Spragels: I did a little bit. I'll be honest, it was more of a joke than anything. It wasn't really like I sat down in the mirror and I said, “I'm going to London. This is how it is happening.” It's more like I want to do this, this would be really fun. I don't know if it had anything to do with it, but I made a very silly video…

TG: I was gonna ask about that, do you think The Pokemon Company saw it?

Spragels: I have no idea. Probably hope they didn't [laughing]. I made a really silly video. My car broke down one day, and I was walking from my house to this office that I was going to. And on my way, I was pretending to cast the things that I saw.

So I would cast a street sign and traffic cone and a bird or something like that. And it was dumb and fortunately, people liked it and shared it around and maybe that had something to do with it, and, boy, if it did, that is a really weird way to choose who would cast a tournament.

TG: I don’t think anybody else has ever gotten into casting that way.

Spragels: No, I don't think so. I think a lot of people would have said, “I don't know if this makes sense.”

TG: Were you interested in casting before?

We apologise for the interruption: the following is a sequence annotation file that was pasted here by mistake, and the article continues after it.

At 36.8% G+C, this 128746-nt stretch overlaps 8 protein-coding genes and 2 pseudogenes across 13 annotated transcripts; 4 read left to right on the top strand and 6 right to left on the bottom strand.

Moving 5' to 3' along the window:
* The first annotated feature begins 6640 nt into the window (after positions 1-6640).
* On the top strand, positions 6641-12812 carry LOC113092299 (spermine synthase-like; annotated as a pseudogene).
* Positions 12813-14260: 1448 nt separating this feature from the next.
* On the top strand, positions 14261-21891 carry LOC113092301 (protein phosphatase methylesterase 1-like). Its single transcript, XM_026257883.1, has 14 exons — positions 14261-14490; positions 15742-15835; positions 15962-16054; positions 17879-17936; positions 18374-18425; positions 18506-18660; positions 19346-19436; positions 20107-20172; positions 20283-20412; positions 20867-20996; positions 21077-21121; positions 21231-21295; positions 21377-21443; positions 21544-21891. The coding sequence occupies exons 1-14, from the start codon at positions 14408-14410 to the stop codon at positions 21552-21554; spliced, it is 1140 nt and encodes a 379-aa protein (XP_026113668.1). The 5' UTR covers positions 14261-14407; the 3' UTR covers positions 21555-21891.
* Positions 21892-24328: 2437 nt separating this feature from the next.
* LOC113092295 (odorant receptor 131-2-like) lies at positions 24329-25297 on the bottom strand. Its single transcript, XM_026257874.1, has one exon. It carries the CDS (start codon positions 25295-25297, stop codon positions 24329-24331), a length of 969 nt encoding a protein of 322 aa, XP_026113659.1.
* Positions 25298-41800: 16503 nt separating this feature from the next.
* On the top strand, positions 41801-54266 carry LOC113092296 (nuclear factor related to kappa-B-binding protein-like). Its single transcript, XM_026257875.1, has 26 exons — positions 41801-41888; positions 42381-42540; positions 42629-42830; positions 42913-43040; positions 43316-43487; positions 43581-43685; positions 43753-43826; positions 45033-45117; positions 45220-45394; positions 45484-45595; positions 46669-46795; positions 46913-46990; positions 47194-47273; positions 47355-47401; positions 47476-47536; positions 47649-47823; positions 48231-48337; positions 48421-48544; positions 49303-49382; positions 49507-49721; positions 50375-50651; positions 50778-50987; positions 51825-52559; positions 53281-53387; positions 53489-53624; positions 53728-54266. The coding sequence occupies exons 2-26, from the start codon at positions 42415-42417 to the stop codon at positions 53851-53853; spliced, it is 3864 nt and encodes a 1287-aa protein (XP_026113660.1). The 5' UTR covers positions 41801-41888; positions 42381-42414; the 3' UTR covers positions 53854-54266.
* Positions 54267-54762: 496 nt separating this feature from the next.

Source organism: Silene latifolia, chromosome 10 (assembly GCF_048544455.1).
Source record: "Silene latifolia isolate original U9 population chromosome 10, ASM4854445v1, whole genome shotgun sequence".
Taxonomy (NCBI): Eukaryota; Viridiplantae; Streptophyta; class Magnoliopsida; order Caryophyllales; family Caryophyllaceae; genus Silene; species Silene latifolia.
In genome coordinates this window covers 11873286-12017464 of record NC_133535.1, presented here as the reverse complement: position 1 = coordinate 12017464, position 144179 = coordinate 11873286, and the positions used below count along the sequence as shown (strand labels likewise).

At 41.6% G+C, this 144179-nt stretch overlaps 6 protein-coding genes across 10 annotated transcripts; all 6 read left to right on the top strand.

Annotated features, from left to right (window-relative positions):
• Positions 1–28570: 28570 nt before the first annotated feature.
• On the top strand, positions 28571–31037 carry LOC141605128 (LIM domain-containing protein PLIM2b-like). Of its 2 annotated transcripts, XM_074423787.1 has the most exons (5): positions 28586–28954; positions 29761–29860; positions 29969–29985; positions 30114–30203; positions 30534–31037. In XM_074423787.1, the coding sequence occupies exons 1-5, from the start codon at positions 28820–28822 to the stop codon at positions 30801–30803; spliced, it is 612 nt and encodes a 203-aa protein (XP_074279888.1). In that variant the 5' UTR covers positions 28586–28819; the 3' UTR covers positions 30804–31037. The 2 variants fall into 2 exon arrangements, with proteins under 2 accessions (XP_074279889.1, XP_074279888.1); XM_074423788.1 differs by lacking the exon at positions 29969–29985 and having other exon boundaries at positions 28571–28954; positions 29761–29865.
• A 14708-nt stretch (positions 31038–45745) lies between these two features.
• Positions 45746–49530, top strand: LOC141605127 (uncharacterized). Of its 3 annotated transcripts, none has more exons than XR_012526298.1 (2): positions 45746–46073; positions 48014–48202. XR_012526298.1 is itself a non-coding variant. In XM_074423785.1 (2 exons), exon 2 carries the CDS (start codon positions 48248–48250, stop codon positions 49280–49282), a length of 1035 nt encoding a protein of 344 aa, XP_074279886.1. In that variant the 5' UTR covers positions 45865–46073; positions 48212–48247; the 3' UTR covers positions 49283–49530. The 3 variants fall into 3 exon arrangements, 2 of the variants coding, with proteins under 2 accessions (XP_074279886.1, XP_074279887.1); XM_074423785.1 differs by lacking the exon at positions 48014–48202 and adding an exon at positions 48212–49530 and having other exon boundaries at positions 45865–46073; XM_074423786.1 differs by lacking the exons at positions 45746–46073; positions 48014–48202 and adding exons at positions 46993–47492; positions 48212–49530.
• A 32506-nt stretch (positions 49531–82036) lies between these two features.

Spragels: Absolutely. When the game first came out, I remember there was a tournament. I didn't know what the tournament scene was gonna look like, or what the professional scene was gonna look like, and I heard about this team, at the time, I believe they might have been called Love Dees, and then they were later called TTV. And then later became a very big team in North America called Gaming Gladiators. And I just heard about this tournament, everyone was talking like, “Oh this team is so good, this team is so good.”

I watched a match from the tournament and I was just kind of explaining to my audience on YouTube what was happening. Through that I was kind of casting a little bit and giving play-by-play on the match, but at the same time breaking down what was happening.